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As the DM of a campaign, I have an army that is about to overrun the town my players have been living in. I want to create an encounter in which the players meet a small part of the army lead by an evil NPC. In this encounter, I would like the PCs to think that they are doing well only to find out that they are in big trouble. In order to accomplish this, I want the evil NPC leader to come back to life after they kill him. It needs to be an instantaneous thing he does himself so that he can get back up in the middle of the fight. How can I accomplish this?

I'd like to stay close to the rules because I have a bad rules lawyer in our group, and because I want the subsequent loot from this encounter to be explainable. Also, I'd like the NPC to have a clear set of limitations in the event that the party manages to beat him or do something else unexpected. If I just make up stuff, then the players might feel cheated.

Note: The party is 6 level 5 characters with very good gear. The NPC is an officer of the invading army. While the army consists mostly of undead, it also contains red mages of Thay (Forgotten Realms setting), and warriors. The evil NPC is most likely a human cleric level 7 or higher with equivalent wealth.

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    \$\begingroup\$ Related: Is bringing a major villain back from the dead a bad idea? \$\endgroup\$ – Sandwich Dec 3 '15 at 22:58
  • \$\begingroup\$ Does he need to be able to do this more than once in the same fight? (e.g. is there a problem if your players then very swiftly slay him a second time?) \$\endgroup\$ – doppelgreener Dec 4 '15 at 0:52
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    \$\begingroup\$ @doppelgreener just once is probably best. There is no problem if they kill him a second time. \$\endgroup\$ – Multitallented Dec 4 '15 at 1:05
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You are looking for Contingent Spell.

It comes in both a feat (CArcane) form and a spell form.

You can place another spell upon your person so that it comes into effect under some condition you dictate when casting contingency. The contingency spell and the companion spell are cast at the same time. The 10-minute casting time is the minimum total for both castings; if the companion spell has a casting time longer than 10 minutes, use that instead.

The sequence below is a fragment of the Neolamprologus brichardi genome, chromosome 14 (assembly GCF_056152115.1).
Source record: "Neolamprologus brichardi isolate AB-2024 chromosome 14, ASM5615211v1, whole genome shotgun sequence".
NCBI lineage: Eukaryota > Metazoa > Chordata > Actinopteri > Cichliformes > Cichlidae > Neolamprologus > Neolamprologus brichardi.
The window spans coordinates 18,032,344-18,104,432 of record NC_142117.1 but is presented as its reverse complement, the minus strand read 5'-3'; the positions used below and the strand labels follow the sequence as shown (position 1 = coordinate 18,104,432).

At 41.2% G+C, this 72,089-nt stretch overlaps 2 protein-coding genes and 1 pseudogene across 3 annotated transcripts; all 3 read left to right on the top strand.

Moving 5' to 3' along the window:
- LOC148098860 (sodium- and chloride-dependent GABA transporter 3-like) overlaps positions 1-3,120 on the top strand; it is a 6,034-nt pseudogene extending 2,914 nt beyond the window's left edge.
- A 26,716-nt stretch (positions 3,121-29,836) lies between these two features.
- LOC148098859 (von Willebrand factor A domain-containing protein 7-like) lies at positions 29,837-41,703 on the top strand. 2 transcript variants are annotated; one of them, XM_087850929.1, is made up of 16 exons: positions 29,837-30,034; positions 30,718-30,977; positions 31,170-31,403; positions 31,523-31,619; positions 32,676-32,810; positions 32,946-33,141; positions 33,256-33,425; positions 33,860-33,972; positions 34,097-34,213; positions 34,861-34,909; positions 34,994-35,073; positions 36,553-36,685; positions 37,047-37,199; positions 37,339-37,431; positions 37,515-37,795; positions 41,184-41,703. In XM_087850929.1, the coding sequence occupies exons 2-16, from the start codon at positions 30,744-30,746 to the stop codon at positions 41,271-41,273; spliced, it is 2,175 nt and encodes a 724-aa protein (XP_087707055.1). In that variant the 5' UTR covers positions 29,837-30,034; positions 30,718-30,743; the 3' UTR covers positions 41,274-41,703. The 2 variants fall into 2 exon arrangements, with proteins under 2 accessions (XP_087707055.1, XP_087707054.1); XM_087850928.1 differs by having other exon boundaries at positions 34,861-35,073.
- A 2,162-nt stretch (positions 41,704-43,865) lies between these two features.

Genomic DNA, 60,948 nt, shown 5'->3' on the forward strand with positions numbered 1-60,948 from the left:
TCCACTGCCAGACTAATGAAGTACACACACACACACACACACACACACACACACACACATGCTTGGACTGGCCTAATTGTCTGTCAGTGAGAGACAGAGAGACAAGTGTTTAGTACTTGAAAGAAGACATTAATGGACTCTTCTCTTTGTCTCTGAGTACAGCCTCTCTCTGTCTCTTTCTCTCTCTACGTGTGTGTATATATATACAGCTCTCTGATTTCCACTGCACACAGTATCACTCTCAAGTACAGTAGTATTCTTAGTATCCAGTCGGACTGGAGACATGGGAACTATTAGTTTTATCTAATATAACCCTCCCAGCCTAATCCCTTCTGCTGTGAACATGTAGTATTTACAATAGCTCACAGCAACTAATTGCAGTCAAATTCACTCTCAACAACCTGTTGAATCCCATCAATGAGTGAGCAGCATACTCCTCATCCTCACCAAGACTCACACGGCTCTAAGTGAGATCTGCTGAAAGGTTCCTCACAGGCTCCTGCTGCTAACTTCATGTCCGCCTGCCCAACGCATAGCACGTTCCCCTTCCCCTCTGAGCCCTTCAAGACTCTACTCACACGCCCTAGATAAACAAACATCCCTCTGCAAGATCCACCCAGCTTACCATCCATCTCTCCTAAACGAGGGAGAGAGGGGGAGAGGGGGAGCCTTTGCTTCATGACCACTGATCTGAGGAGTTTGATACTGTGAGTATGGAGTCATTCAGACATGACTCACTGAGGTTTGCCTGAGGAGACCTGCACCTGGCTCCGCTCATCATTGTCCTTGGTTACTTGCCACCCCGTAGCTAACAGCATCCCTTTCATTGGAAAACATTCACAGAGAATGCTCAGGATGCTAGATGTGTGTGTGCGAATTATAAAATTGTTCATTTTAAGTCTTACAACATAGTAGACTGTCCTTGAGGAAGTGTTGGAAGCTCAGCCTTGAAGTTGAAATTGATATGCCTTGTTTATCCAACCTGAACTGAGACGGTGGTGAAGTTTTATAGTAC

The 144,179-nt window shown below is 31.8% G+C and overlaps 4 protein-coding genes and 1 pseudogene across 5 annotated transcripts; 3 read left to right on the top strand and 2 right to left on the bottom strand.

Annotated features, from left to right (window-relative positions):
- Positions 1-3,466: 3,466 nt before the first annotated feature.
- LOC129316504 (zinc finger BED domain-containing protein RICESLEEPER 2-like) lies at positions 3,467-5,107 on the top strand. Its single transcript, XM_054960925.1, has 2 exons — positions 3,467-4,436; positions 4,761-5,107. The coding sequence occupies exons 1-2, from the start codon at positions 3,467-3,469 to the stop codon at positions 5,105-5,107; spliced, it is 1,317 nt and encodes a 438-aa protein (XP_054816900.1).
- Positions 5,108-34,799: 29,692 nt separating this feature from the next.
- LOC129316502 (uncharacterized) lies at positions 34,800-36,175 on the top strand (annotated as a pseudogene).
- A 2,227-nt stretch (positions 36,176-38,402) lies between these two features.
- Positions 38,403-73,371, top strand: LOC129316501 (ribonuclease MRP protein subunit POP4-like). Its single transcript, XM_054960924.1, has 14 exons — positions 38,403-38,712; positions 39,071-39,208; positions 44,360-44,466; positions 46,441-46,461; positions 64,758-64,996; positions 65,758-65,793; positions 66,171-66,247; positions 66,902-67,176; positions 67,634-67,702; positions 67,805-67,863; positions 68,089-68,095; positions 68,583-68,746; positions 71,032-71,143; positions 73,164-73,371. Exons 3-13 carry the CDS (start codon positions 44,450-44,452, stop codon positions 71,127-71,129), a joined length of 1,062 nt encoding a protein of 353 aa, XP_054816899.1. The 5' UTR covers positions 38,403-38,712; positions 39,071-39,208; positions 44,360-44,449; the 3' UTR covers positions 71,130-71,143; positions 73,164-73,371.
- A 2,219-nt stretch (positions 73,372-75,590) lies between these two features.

(phb Magic chapter, 'Contingency' spell)

Revivify from the Spell Compendium is probably the ideal target. The affected doesn't lose a level from being revived. A second Contingency (only the Feat can make multiple Contingencies at once), with Heal, would bring him back to full health.

Alternatively, a Delay Spell'd (CArcane) Revivify could be your ticket. Especially if it's cast using Cloaked Casting (CMage) to disguise what spell has been cast. A psicrown containing Anticipatory Strike (CPsi) (GM can explicitly design custom psycrowns), could allow a cleric to cast a delayed revivification as an immediate action right before the last blow is struck.

Alternatively, a custom magic item

A custom wondrous item of Revivify, costing about 1,000gp, that is exhausted when used and is triggered by the wearer's death. It's a custom magic item, but the DM is explicitly allowed to make those, and 1,000gp is about right for a single-use use-activated item of a 5th level spell. Add a second effect (+150% cost of that effect) of Heal to the item, making it cost around 2500gp all up.

Make it only work for clerics of that god.

Item Requires Specific Class or Alignment to Use

Even more restrictive than requiring a skill, this limitation cuts the cost by 30%.